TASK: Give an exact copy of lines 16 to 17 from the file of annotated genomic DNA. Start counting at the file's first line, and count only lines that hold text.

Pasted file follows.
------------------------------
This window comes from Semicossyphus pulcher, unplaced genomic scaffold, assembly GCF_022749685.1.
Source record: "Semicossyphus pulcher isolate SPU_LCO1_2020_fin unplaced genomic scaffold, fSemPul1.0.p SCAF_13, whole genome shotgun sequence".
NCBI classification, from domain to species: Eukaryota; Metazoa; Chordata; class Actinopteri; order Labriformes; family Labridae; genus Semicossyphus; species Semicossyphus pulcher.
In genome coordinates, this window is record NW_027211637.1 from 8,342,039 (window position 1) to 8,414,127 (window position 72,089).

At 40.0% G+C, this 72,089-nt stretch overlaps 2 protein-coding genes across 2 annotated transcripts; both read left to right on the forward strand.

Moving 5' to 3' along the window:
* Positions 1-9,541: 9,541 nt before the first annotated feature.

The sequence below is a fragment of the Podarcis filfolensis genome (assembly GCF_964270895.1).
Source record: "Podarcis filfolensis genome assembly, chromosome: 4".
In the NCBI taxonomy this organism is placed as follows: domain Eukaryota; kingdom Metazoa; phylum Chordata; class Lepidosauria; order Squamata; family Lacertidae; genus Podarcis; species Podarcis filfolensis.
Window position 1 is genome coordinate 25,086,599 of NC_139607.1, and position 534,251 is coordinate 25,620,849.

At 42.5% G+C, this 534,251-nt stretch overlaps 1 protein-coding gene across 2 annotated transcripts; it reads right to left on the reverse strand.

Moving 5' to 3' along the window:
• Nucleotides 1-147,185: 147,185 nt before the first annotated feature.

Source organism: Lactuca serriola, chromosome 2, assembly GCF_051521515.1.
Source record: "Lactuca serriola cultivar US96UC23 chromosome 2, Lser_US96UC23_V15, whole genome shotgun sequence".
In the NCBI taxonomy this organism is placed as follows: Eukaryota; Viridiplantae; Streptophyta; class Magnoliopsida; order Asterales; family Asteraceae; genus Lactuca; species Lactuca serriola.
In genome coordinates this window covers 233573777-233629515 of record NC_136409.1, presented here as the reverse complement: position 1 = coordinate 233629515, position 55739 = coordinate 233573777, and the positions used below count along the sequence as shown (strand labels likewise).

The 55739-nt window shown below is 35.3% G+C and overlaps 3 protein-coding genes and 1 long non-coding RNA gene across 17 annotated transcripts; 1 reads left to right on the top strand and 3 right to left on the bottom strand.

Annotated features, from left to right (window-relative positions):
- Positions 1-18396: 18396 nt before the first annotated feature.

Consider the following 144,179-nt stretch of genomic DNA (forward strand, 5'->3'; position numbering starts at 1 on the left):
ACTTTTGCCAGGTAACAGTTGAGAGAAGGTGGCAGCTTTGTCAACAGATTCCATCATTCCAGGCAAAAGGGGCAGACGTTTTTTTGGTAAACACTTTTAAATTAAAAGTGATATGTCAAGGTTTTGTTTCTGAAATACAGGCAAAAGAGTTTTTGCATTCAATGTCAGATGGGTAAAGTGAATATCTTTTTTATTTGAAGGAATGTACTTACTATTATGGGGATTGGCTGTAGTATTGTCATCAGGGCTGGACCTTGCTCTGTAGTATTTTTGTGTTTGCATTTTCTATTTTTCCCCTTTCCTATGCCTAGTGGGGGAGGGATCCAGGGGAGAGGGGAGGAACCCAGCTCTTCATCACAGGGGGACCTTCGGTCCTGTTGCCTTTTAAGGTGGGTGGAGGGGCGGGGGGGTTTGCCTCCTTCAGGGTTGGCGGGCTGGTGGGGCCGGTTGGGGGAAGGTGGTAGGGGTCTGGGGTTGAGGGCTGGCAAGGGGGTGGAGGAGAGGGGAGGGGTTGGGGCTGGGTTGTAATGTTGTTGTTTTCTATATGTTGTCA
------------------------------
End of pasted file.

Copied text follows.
Source record: "Lactuca serriola cultivar US96UC23 chromosome 2, Lser_US96UC23_V15, whole genome shotgun sequence".
In the NCBI taxonomy this organism is placed as follows: Eukaryota; Viridiplantae; Streptophyta; class Magnoliopsida; order Asterales; family Asteraceae; genus Lactuca; species Lactuca serriola.